Drawing in a museum can be enormously rewarding, if only because you have access to a range of still life objects so very different to those cups and vases you have at home (unless you’re a member of the Getty family).
It’s also interesting to compare the reactions of other museum visitors in different countries. In the US – New York at least – people will come right up to you and stare at your drawing, sometimes even offering advice and comment. In Europe, they’re more likely to ignore you, at the most letting it be known through complex body language that you’re somewhat in the way.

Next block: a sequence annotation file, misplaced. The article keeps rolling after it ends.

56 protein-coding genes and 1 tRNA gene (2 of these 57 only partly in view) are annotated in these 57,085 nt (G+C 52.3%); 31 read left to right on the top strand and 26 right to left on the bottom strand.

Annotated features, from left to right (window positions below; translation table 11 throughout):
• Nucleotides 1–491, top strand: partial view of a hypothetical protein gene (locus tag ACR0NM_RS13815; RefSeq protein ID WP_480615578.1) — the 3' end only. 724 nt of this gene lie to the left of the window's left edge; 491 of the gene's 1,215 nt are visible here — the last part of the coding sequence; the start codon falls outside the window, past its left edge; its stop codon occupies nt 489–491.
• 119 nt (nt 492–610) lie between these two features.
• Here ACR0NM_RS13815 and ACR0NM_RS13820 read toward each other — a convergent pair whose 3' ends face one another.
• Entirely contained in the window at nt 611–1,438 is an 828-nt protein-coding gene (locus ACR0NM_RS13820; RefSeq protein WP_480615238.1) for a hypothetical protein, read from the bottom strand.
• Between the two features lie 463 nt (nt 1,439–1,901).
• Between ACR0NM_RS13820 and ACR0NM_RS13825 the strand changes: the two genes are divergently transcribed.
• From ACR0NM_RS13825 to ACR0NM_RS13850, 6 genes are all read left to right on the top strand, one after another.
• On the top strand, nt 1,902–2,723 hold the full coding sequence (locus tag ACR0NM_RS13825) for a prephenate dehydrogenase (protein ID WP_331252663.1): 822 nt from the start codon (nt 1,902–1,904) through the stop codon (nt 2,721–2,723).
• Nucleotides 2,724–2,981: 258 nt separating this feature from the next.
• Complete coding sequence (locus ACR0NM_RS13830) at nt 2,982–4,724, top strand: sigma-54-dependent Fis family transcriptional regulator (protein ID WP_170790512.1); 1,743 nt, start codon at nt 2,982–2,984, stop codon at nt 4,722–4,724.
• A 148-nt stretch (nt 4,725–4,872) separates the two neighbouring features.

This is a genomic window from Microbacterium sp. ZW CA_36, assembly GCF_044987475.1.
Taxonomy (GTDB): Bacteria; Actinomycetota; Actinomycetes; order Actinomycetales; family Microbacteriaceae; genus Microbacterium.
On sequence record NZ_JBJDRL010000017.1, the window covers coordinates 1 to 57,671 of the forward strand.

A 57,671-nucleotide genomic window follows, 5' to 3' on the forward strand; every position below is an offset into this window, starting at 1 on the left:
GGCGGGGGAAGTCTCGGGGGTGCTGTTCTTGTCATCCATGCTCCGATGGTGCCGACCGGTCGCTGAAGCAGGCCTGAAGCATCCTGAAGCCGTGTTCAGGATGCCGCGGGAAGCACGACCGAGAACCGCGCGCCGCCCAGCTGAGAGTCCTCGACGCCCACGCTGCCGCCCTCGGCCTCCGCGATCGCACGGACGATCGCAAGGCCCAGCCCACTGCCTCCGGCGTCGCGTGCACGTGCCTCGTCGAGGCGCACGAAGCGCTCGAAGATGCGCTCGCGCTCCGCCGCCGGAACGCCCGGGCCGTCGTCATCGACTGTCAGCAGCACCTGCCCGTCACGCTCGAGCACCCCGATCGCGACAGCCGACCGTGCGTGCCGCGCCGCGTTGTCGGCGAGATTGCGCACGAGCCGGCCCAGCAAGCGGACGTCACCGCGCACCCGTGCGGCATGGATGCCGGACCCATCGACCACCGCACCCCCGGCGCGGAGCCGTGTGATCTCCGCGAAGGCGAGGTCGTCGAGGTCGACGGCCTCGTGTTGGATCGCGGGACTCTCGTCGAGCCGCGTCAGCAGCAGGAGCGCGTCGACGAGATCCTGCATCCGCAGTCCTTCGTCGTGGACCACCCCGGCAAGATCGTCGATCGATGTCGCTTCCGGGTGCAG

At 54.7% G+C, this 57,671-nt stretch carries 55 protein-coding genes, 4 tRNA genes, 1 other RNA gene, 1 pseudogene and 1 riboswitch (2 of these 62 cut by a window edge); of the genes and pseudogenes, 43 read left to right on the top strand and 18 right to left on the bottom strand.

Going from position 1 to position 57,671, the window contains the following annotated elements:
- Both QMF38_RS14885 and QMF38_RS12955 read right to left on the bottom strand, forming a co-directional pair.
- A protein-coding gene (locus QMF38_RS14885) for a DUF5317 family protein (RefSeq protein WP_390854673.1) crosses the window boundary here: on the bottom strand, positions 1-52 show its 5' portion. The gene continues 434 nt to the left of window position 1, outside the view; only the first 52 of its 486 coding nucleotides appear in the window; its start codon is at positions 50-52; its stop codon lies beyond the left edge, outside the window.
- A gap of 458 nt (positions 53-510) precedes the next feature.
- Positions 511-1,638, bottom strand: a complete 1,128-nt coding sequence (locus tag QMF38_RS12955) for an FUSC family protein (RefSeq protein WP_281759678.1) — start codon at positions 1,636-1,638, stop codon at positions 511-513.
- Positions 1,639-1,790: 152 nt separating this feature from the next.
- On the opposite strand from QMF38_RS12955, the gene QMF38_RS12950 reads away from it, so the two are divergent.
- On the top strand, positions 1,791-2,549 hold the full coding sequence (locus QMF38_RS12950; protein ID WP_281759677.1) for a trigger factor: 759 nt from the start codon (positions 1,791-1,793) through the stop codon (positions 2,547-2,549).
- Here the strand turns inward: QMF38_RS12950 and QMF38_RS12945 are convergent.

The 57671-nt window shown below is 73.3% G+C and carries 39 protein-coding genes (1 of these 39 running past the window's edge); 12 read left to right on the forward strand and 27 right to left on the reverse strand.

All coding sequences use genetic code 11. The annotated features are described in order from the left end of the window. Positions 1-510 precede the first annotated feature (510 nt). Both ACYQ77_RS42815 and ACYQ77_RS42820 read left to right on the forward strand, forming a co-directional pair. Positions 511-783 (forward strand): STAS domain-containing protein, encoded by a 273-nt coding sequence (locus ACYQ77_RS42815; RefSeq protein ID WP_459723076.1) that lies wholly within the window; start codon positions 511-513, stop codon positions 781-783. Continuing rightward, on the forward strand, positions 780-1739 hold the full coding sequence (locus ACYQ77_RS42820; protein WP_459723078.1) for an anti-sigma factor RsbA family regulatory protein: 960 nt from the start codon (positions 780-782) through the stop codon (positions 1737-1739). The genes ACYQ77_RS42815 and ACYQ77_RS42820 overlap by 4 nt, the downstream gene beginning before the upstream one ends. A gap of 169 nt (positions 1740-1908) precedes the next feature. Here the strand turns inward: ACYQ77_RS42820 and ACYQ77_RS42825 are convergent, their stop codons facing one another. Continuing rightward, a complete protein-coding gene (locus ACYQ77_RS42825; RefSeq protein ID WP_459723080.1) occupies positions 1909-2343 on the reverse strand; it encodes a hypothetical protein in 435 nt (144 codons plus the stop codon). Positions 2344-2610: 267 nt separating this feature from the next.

In England, dear land of perpetual embarrassment where it is customary to apologise for things you haven’t done, your fellow visitors will stand ostentatiously to one side, staring hard at the object, letting you know that in no way are they looking at your drawing because from this angle it would be nigh on impossible to see it. Even if they wanted to. Which they don’t. Not because it isn’t any good, you understand, but because it’s none of their business. You carry on drawing – I’ll stand over here. Sorry.
These pots – don’t you love a grid? – are developed from some Anglo-Saxon objects in Oxford’s Ashmolean Museum. I was able to draw them, unhurried and unmolested, over a number of visits and then assemble them in this minimal yet graphic style.